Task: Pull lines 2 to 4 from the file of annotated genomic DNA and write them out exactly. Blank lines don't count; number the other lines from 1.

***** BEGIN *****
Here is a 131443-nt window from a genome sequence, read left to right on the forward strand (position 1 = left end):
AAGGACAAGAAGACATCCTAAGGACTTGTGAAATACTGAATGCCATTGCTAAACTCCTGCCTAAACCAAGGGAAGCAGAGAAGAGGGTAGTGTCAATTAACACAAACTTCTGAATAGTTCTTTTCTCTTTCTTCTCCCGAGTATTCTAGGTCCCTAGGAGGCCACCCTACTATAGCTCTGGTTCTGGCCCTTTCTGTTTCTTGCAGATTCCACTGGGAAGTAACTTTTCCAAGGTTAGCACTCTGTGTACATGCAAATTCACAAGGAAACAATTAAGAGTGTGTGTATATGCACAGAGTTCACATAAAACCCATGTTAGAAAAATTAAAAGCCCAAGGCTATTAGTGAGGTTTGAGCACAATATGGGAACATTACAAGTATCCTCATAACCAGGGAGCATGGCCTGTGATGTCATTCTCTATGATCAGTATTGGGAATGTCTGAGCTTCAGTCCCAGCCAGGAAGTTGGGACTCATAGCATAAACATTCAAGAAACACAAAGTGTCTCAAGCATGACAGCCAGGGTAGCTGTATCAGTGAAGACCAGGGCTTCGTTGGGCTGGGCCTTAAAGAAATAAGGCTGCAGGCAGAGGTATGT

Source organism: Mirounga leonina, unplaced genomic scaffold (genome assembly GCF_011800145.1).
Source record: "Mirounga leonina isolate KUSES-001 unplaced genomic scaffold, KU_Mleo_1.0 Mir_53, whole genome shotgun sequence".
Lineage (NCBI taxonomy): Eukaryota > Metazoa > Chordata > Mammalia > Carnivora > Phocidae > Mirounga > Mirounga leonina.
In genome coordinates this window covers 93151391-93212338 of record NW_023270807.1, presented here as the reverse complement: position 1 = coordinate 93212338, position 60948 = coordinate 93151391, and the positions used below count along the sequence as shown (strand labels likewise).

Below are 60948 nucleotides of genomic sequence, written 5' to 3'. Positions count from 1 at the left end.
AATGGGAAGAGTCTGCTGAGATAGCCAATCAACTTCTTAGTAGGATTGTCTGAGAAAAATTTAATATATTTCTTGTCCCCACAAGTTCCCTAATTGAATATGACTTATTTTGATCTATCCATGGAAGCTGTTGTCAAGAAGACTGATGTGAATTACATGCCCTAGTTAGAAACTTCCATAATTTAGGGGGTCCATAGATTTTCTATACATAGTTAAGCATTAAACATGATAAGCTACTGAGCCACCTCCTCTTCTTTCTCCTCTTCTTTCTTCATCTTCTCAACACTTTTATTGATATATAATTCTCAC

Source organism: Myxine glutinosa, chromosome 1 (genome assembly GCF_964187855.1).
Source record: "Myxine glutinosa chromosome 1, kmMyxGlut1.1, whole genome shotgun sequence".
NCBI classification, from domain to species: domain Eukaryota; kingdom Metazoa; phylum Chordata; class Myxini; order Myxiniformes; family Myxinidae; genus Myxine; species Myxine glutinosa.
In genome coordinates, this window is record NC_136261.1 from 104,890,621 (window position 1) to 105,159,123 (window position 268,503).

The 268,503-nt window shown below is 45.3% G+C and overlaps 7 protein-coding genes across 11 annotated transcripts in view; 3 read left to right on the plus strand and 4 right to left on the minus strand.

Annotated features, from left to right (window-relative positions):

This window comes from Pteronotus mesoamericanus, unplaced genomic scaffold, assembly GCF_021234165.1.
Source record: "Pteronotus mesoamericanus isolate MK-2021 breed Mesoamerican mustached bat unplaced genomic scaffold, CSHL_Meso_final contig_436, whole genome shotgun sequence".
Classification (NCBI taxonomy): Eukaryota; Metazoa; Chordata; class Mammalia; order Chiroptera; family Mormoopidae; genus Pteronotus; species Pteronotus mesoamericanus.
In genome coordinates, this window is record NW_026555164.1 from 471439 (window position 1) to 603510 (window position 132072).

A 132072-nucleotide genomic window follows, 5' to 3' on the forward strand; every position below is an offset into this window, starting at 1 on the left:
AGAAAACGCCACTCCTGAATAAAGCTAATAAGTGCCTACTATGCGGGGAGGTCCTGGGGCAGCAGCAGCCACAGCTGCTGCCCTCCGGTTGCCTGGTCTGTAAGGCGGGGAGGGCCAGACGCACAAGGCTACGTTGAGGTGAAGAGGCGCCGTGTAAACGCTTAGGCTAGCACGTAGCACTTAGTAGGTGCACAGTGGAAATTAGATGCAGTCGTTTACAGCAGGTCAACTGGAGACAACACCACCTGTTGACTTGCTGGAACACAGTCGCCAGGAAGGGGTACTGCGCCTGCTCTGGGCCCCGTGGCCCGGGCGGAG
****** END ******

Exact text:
AAGGACAAGAAGACATCCTAAGGACTTGTGAAATACTGAATGCCATTGCTAAACTCCTGCCTAAACCAAGGGAAGCAGAGAAGAGGGTAGTGTCAATTAACACAAACTTCTGAATAGTTCTTTTCTCTTTCTTCTCCCGAGTATTCTAGGTCCCTAGGAGGCCACCCTACTATAGCTCTGGTTCTGGCCCTTTCTGTTTCTTGCAGATTCCACTGGGAAGTAACTTTTCCAAGGTTAGCACTCTGTGTACATGCAAATTCACAAGGAAACAATTAAGAGTGTGTGTATATGCACAGAGTTCACATAAAACCCATGTTAGAAAAATTAAAAGCCCAAGGCTATTAGTGAGGTTTGAGCACAATATGGGAACATTACAAGTATCCTCATAACCAGGGAGCATGGCCTGTGATGTCATTCTCTATGATCAGTATTGGGAATGTCTGAGCTTCAGTCCCAGCCAGGAAGTTGGGACTCATAGCATAAACATTCAAGAAACACAAAGTGTCTCAAGCATGACAGCCAGGGTAGCTGTATCAGTGAAGACCAGGGCTTCGTTGGGCTGGGCCTTAAAGAAATAAGGCTGCAGGCAGAGGTATGT

Source organism: Mirounga leonina, unplaced genomic scaffold (genome assembly GCF_011800145.1).
Source record: "Mirounga leonina isolate KUSES-001 unplaced genomic scaffold, KU_Mleo_1.0 Mir_53, whole genome shotgun sequence".